In Mexico and elsewhere, regulators and enforcement agencies are taking a hard stand against improper and unethical business practices. Almost every day, the media reports on another investigation into corporate fraud, corruption, bribery or collusion.
To ensure compliance with the complex framework of laws, regulations and governance requirements, and to detect and prevent potential violations, Mexico-based businesses (or those which do frequent business here) would be well-advised to consult a team of legal professionals with strong local capabilities and experience.
Our experts have worked on a full range of bribery and anti-corruption matters, both cross-border and domestic – often involving multiple jurisdictions and collaboration with local experts and law enforcement agencies. Crimes handled by our attorneys include false accounting, commodities and currency fraud, bank fraud, tax fraud, insider dealing, kickbacks, embezzlement and money laundering.
New anti-corruption statutes
In July 2016 the National Anti-Corruption System passed into law, the most sweeping package of anti-corruption reforms enacted in Mexico’s history. Built upon the 2012 Federal Law Against Corruption in Public Procurement, it promises severe sanctions for misconduct on both individuals and corporations.
As a result of these new laws, organizations that fail to take proactive steps to prevent bribery are now subject to strict liability penalties. Companies from the US and UK (as well as other jurisdictions) must also comply with international anti-bribery legislation such as the US Foreign Corrupt Practices Act and the UK Bribery Act.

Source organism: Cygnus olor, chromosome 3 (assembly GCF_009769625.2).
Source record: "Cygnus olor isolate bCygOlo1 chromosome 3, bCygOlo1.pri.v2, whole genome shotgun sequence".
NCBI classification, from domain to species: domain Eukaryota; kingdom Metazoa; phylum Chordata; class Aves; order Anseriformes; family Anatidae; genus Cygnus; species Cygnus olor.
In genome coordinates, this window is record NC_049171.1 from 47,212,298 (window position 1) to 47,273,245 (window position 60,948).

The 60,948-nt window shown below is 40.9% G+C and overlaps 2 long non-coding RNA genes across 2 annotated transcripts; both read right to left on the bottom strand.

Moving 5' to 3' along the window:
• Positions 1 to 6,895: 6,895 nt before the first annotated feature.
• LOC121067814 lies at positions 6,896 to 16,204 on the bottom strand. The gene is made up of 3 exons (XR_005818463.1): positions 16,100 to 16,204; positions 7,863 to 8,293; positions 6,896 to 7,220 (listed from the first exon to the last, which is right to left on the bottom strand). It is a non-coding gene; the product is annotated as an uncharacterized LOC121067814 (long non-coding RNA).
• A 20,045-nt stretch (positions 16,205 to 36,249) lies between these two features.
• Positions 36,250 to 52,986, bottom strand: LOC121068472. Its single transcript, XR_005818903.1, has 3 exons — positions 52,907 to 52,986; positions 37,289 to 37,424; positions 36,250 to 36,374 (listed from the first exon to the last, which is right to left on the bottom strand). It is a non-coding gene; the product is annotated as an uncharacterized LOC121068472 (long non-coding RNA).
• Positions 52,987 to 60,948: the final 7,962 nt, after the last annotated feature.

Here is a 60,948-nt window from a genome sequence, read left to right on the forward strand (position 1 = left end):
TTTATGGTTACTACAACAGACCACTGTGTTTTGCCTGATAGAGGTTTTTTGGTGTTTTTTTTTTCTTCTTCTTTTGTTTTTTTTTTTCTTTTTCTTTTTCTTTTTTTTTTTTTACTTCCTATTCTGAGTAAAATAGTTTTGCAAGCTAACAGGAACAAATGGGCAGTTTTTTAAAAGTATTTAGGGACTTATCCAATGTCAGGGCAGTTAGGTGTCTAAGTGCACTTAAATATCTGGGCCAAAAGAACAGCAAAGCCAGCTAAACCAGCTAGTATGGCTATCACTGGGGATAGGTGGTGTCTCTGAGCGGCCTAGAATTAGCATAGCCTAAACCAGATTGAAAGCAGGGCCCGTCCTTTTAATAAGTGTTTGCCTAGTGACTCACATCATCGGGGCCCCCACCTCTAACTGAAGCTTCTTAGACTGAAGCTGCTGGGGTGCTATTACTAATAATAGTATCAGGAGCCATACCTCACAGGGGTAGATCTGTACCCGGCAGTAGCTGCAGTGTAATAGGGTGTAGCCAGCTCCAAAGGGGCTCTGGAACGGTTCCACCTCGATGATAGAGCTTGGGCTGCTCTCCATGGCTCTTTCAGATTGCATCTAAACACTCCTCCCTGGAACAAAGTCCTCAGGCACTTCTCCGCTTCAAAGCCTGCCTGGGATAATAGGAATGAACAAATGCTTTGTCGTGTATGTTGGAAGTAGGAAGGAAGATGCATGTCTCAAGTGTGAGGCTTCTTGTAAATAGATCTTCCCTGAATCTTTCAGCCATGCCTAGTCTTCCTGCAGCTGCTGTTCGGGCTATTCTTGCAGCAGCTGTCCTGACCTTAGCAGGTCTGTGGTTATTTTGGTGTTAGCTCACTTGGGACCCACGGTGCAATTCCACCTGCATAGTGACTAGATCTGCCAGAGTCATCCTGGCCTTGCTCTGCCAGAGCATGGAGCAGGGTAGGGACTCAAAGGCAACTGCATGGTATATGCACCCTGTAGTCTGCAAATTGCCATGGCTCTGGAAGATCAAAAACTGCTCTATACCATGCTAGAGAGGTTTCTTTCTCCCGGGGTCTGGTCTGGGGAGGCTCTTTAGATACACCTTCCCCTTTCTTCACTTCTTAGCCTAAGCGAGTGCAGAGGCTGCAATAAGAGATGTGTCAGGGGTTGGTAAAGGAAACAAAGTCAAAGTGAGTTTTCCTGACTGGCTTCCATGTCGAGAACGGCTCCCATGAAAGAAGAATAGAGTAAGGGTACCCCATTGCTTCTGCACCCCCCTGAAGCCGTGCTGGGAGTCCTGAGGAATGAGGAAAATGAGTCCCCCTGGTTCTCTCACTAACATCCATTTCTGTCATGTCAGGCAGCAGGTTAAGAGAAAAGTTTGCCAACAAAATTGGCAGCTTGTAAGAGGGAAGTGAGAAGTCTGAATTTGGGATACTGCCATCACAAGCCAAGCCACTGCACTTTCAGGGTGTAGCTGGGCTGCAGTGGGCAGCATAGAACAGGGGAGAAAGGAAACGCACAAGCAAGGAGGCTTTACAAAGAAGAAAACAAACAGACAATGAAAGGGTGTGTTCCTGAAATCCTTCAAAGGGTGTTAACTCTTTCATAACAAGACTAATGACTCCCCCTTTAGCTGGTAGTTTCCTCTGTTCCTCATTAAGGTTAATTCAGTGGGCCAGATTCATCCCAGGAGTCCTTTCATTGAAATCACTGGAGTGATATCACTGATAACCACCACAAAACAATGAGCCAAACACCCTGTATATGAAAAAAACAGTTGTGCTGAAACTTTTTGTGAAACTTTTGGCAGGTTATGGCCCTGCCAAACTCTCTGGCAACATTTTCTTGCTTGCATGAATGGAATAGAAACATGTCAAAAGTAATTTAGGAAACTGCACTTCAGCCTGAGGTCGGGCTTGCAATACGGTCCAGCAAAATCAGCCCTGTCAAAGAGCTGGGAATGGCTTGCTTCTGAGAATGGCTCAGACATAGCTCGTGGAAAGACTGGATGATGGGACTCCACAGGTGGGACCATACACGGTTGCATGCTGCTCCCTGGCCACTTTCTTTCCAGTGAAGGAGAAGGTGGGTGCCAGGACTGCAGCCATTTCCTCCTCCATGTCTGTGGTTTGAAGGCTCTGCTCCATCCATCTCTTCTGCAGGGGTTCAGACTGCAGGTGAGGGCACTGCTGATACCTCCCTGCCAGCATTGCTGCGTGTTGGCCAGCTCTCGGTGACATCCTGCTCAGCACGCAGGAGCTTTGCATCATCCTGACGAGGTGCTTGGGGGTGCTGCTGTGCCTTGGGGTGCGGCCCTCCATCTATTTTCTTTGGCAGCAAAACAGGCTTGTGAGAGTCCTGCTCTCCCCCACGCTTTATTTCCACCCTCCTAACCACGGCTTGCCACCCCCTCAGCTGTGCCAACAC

Our lawyers have an in-depth understanding of the criminal and regulatory environment imposed on companies doing business both in Mexico and abroad. We combine this with civil litigation expertise and knowledge of our clients’ industry sectors to provide a comprehensive service which covers all aspects of white collar crime, both civil and criminal.
AFAM’s criminal attorneys have handled a diverse range of criminal fraud cases, including:
- Bribery and corruption
- Money laundering and asset forfeiture
- Insurance fraud
- Securities fraud
- Wire fraud
- Identity theft
- Employee fraud
- Investment fraud
- Property fraud
- Procurement fraud
- Mail fraud
Key evidentiary issues
In 2008, the Mexican Congress passed constitutional reforms for new oral adversarial proceedings that now rely on rules of criminal procedure to define terms related to asset forfeiture. These reforms complicate a number of key issues.
The biggest, in our opinion, is that Mexican judges – both as triers of fact and of law – often fail to acknowledge the prejudicial effects of wrongfully-admitted evidence.
Put differently, judges in Mexico are not accustomed to making accurate distinctions between facts and law, which not only affects the kind of evidence considered in determining guilt or innocence but also damages efforts to preserve the record for appeal.
Our goal at AFAM is to help our clients secure urgent equitable remedies under civil law while, if at all possible, applying pressure using criminal proceedings.
We also help clients gain asset tracing orders to obtain recovery in cases where fraud has been established and the victim’s assets have been converted into other property.
Please read our frequently asked questions on civil fraud vs criminal fraud disputes. To reach a member of our criminal law team, send us an email to schedule a no-obligation consultation.
We’d be happy to discuss the use of criminal proceedings as part of your recovery plan of action.
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